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Provisional Support for prisoner work plan

Provisional Support for Prime Minister’s prisoner work/education/rehabilitation - strategy

“One of the great myths perpetuated by some sectors of the community, is that prisoners are by nature lazy and don’t want to work” says Kim Workman, spokesperson for Rethinking Crime and Punishment.

“Most prisoners would enjoy the opportunity to work a 40 hour week – their main complain about prison is the level of enforced idleness.”

“That is the main reason we provisionally support the Prime Minister’s announcement that Rolleston, Tongariro and Auckland Women's prisoners will engage in full-time work, education or rehabilitation. “We will however, be seeking more information so that we can consider the merits of this proposal in depth.”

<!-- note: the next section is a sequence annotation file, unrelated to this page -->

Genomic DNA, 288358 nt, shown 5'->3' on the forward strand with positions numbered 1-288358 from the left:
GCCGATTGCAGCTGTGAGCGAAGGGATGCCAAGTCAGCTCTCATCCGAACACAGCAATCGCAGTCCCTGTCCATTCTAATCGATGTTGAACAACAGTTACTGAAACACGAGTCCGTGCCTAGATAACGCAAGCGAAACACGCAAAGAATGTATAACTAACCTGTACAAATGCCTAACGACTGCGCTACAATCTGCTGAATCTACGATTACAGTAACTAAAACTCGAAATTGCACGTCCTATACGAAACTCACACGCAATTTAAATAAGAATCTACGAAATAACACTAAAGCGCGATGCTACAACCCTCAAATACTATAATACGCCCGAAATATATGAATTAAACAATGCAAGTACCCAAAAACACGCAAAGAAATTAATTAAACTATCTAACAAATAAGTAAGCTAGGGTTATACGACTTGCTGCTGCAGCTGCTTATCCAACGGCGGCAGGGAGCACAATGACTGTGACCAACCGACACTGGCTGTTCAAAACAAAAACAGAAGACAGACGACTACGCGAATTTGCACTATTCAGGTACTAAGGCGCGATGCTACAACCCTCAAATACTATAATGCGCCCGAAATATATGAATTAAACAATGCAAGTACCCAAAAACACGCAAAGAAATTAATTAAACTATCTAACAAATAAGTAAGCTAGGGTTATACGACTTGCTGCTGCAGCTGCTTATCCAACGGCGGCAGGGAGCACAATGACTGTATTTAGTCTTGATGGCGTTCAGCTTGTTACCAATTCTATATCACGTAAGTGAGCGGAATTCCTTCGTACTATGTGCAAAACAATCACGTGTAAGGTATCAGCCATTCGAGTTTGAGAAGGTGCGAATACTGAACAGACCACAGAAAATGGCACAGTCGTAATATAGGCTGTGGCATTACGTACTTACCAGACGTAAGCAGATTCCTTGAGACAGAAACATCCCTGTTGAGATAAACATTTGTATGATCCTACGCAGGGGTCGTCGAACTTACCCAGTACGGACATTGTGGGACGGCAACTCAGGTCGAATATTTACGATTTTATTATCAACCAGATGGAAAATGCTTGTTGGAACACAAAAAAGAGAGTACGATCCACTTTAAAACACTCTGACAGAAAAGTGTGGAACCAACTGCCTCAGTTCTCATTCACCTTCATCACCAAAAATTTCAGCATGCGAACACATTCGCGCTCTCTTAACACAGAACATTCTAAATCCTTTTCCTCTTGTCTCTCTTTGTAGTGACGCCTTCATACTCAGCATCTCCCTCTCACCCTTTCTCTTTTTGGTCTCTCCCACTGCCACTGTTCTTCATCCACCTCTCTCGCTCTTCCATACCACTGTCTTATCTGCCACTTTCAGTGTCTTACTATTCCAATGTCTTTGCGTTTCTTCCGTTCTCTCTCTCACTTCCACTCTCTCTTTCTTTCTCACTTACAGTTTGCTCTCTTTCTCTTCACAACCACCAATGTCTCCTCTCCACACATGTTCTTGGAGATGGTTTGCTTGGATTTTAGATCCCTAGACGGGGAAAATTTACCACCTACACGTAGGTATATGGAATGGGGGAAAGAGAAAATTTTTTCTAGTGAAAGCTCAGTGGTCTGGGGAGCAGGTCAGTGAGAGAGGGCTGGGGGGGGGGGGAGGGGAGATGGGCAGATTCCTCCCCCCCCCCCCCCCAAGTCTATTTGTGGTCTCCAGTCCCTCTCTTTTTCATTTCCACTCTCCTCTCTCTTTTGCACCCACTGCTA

“Many long term prisoners lose their work ethic while in prison and the transition will need te be carefully managed. Given the poor mental and social health of some prisoners, finding suitable work for everyone will present something of a challenge. There are also of course, international conventions relating to prison and forced labour which will need to be observed.”

“It would be unfortunate if it resulted in the transfer from the three prisons, of prisoners who for a variety of reasons are not suitable for work. One of the attractive features of New Zealand prisons is that offenders from diverse backgrounds can learn to live together in a positive and supportive way.”

“Increased rehabilitation and education is also supported. Rethinking wants to see a significant increase in community based rehabilitation, and an expansion of the prison-based rehabilitation framework to include approaches other than those based on behavioural psychology.”


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